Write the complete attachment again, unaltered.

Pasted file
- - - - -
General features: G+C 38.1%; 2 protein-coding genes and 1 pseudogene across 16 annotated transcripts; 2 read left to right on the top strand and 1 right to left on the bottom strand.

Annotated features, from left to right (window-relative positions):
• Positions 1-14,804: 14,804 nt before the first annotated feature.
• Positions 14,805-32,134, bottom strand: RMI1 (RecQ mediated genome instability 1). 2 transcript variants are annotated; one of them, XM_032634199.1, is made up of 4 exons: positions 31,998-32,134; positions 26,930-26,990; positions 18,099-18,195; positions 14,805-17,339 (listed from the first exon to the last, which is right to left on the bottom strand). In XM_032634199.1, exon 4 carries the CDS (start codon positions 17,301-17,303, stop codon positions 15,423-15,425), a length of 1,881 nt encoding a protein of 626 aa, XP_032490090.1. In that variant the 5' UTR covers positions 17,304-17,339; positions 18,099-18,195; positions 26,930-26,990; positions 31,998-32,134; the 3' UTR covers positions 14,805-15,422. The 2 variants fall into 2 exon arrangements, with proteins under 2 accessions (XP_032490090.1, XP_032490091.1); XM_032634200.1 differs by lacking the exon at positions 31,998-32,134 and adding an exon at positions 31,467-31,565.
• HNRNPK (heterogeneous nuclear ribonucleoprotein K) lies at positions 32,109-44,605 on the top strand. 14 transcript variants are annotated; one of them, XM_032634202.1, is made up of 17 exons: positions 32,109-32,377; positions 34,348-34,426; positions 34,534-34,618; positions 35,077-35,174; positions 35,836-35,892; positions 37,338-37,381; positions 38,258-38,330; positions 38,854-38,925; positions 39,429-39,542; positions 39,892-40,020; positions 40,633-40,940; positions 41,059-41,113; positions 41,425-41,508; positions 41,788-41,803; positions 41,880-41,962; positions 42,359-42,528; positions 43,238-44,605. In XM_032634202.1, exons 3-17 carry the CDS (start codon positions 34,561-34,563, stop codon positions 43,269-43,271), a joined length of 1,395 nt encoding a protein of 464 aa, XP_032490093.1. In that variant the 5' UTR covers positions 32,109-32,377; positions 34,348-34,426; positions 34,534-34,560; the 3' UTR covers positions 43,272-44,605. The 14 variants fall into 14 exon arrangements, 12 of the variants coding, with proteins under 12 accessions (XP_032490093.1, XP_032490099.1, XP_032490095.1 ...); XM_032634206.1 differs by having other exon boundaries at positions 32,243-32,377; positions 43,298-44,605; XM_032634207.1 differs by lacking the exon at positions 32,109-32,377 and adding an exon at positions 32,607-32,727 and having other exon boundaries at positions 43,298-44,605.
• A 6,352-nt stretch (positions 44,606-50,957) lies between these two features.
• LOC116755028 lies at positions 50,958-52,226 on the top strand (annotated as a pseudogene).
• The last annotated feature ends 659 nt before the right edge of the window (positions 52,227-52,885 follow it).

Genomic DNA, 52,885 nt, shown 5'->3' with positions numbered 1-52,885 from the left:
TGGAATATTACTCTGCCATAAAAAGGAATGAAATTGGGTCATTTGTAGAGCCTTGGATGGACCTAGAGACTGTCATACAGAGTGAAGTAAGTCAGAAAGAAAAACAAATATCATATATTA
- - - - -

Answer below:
General features: G+C 38.1%; 2 protein-coding genes and 1 pseudogene across 16 annotated transcripts; 2 read left to right on the top strand and 1 right to left on the bottom strand.

Annotated features, from left to right (window-relative positions):
• Positions 1-14,804: 14,804 nt before the first annotated feature.
• Positions 14,805-32,134, bottom strand: RMI1 (RecQ mediated genome instability 1). 2 transcript variants are annotated; one of them, XM_032634199.1, is made up of 4 exons: positions 31,998-32,134; positions 26,930-26,990; positions 18,099-18,195; positions 14,805-17,339 (listed from the first exon to the last, which is right to left on the bottom strand). In XM_032634199.1, exon 4 carries the CDS (start codon positions 17,301-17,303, stop codon positions 15,423-15,425), a length of 1,881 nt encoding a protein of 626 aa, XP_032490090.1. In that variant the 5' UTR covers positions 17,304-17,339; positions 18,099-18,195; positions 26,930-26,990; positions 31,998-32,134; the 3' UTR covers positions 14,805-15,422. The 2 variants fall into 2 exon arrangements, with proteins under 2 accessions (XP_032490090.1, XP_032490091.1); XM_032634200.1 differs by lacking the exon at positions 31,998-32,134 and adding an exon at positions 31,467-31,565.
• HNRNPK (heterogeneous nuclear ribonucleoprotein K) lies at positions 32,109-44,605 on the top strand. 14 transcript variants are annotated; one of them, XM_032634202.1, is made up of 17 exons: positions 32,109-32,377; positions 34,348-34,426; positions 34,534-34,618; positions 35,077-35,174; positions 35,836-35,892; positions 37,338-37,381; positions 38,258-38,330; positions 38,854-38,925; positions 39,429-39,542; positions 39,892-40,020; positions 40,633-40,940; positions 41,059-41,113; positions 41,425-41,508; positions 41,788-41,803; positions 41,880-41,962; positions 42,359-42,528; positions 43,238-44,605. In XM_032634202.1, exons 3-17 carry the CDS (start codon positions 34,561-34,563, stop codon positions 43,269-43,271), a joined length of 1,395 nt encoding a protein of 464 aa, XP_032490093.1. In that variant the 5' UTR covers positions 32,109-32,377; positions 34,348-34,426; positions 34,534-34,560; the 3' UTR covers positions 43,272-44,605. The 14 variants fall into 14 exon arrangements, 12 of the variants coding, with proteins under 12 accessions (XP_032490093.1, XP_032490099.1, XP_032490095.1 ...); XM_032634206.1 differs by having other exon boundaries at positions 32,243-32,377; positions 43,298-44,605; XM_032634207.1 differs by lacking the exon at positions 32,109-32,377 and adding an exon at positions 32,607-32,727 and having other exon boundaries at positions 43,298-44,605.
• A 6,352-nt stretch (positions 44,606-50,957) lies between these two features.
• LOC116755028 lies at positions 50,958-52,226 on the top strand (annotated as a pseudogene).
• The last annotated feature ends 659 nt before the right edge of the window (positions 52,227-52,885 follow it).

Genomic DNA, 52,885 nt, shown 5'->3' with positions numbered 1-52,885 from the left:
TGGAATATTACTCTGCCATAAAAAGGAATGAAATTGGGTCATTTGTAGAGCCTTGGATGGACCTAGAGACTGTCATACAGAGTGAAGTAAGTCAGAAAGAAAAACAAATATCATATATTA